National Conference of State Legislatures’ “Children’s Ombudsman Offices/Office of the Child Advocate” reviews what children’s ombudsman offices are, the functions they typically provide, and the various types that exist. It also provides a state-by-state summary of ombudsman services.
Urban Institute’s “Kids’ Share 2018: Report on Federal Expenditures on Children Through 2017 and Future Projections” (2018) is the 12th edition of an annual report that analyzes federal spending on children from 1960 until the present. These reports also project the proportion of federal expenditures spent on children in the future.
State & Local
AirNow’s “Air Quality Index” (AQI), originally created in 1968, is updated daily and available by zip code. The Environmental Protection Agency regularly reviews the pollutants it deems hazardous to health. The AQI is based on the five “criteria” pollutants regulated under the Clean Air Act: ground-level ozone, particulate matter, carbon monoxide, sulfur dioxide, and nitrogen dioxide. AQI provides a number from 1 to 500, with corresponding color code to signify the levels of health concern.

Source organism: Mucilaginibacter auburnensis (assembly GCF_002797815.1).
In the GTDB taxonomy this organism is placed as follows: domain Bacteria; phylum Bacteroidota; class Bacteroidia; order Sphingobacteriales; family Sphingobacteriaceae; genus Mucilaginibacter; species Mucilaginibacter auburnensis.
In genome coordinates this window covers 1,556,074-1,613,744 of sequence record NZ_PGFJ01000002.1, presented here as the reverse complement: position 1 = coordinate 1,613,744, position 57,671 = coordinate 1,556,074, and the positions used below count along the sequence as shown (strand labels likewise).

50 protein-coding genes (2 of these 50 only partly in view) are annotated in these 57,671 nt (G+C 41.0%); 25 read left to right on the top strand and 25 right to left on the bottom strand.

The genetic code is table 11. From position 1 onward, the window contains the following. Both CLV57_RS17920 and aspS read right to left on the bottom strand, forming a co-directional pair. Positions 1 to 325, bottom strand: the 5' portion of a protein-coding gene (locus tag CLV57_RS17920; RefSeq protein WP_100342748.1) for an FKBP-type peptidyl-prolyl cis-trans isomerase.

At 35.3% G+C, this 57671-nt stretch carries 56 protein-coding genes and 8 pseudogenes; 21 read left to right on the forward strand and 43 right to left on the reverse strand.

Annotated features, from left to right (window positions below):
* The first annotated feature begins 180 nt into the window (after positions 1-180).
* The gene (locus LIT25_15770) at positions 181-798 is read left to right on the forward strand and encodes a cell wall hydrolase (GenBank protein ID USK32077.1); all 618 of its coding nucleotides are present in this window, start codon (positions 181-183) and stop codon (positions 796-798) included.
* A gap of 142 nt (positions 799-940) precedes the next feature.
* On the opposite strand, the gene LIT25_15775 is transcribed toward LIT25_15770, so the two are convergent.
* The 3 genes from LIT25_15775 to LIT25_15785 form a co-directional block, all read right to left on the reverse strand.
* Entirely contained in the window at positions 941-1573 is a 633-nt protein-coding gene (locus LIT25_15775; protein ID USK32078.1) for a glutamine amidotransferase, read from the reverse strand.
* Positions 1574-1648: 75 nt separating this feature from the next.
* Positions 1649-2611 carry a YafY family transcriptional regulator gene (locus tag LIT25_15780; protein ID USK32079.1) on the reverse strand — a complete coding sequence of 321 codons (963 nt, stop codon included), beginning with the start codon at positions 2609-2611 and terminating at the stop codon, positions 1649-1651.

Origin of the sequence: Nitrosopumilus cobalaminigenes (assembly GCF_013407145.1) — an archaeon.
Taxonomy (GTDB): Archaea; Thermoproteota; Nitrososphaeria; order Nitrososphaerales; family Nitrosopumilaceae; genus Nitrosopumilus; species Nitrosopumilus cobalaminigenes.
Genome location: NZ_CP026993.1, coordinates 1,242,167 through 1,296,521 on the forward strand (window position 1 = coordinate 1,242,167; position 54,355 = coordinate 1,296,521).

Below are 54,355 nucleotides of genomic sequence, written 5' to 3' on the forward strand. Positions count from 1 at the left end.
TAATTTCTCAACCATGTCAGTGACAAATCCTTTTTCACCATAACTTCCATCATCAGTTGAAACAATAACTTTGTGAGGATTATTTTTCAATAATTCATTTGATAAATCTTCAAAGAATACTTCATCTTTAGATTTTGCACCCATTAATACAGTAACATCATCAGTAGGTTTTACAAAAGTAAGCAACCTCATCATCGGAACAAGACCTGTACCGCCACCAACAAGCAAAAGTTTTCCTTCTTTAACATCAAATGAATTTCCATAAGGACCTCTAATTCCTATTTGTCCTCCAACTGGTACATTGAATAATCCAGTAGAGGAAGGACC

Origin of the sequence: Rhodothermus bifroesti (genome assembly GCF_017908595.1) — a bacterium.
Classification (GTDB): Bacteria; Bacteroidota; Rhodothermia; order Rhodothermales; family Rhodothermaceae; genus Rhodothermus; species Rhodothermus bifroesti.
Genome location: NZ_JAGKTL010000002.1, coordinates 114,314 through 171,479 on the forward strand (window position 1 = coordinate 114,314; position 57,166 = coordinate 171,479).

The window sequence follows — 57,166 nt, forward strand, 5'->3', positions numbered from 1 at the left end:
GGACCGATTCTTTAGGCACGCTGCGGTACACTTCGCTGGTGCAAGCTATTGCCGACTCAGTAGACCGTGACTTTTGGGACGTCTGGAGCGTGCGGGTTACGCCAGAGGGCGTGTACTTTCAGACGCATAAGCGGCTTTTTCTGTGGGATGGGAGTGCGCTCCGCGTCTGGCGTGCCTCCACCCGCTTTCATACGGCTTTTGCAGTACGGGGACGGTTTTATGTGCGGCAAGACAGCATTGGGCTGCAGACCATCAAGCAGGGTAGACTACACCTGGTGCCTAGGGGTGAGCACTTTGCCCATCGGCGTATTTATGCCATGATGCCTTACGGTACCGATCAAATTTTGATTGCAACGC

The Campaign for Grade-Level Reading, which operates through voluntary arrangements in 350 communities across 43 states, focuses on one major goal: improving third-grade-level reading proficiency. The campaign, which partners with nonprofits, business, philanthropy, and government, is embarking on a network-wide data platform called the Learning for Impact and Improvement System (LIIS). The new platform will help communities learn from each other about what works and will promote greater accountability for getting to population-level change and closing gaps for children from low-income families.
Children Now’s “2018-19 California County Scorecard of Children’s Well-Being” is an interactive, online report that presents a picture of children’s condition in each of California’s 58 counties. This report provides county-level data visualizations, tracking 30 key indicators of child well-being across counties, over time, and by race and ethnicity. Viewers can see all indicators for a given county or see one indicator across all counties. Rankings indicate how a county stacks up vis-à-vis other counties.
The Children’s Trust’s “The Billion Dollar Bet On A Community’s Future: How the Children’s Trust persuaded the 2.4 million residents of Florida’s largest county to tax themselves during an economic downturn” (Martin Merzer) examines and analyzes the planning and implementation of a campaign in Miami-Dade County to reauthorize hundreds of programs that serve children in the areas of health care, education, and safety.
Common Sense Kids Action’s “California Legislative Scorecard 2018” rates legislators in the California Assembly and Senate based on 56 key “For Kids” and “Against Kids” bills in the 2017 legislative session. The bills address early life, family life, school life, and digital life. Legislators who scored above 90% were awarded a “For Kids” star.